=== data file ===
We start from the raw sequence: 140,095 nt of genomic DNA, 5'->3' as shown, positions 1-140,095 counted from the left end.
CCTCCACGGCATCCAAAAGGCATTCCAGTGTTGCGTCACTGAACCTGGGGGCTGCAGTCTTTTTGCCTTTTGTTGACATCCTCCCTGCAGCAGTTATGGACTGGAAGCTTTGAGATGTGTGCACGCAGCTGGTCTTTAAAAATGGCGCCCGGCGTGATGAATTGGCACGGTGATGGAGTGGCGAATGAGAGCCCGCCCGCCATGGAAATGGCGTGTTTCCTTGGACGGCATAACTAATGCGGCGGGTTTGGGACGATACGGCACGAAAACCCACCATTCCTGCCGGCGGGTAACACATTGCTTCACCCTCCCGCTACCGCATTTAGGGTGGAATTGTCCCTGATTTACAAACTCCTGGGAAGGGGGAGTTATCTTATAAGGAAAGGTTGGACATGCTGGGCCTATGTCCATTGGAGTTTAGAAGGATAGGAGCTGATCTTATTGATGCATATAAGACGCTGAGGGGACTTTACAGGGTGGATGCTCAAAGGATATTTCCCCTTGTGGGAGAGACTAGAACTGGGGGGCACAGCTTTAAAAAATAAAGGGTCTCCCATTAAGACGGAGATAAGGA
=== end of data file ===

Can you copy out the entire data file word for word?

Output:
We start from the raw sequence: 140,095 nt of genomic DNA, 5'->3' as shown, positions 1-140,095 counted from the left end.
CCTCCACGGCATCCAAAAGGCATTCCAGTGTTGCGTCACTGAACCTGGGGGCTGCAGTCTTTTTGCCTTTTGTTGACATCCTCCCTGCAGCAGTTATGGACTGGAAGCTTTGAGATGTGTGCACGCAGCTGGTCTTTAAAAATGGCGCCCGGCGTGATGAATTGGCACGGTGATGGAGTGGCGAATGAGAGCCCGCCCGCCATGGAAATGGCGTGTTTCCTTGGACGGCATAACTAATGCGGCGGGTTTGGGACGATACGGCACGAAAACCCACCATTCCTGCCGGCGGGTAACACATTGCTTCACCCTCCCGCTACCGCATTTAGGGTGGAATTGTCCCTGATTTACAAACTCCTGGGAAGGGGGAGTTATCTTATAAGGAAAGGTTGGACATGCTGGGCCTATGTCCATTGGAGTTTAGAAGGATAGGAGCTGATCTTATTGATGCATATAAGACGCTGAGGGGACTTTACAGGGTGGATGCTCAAAGGATATTTCCCCTTGTGGGAGAGACTAGAACTGGGGGGCACAGCTTTAAAAAATAAAGGGTCTCCCATTAAGACGGAGATAAGGA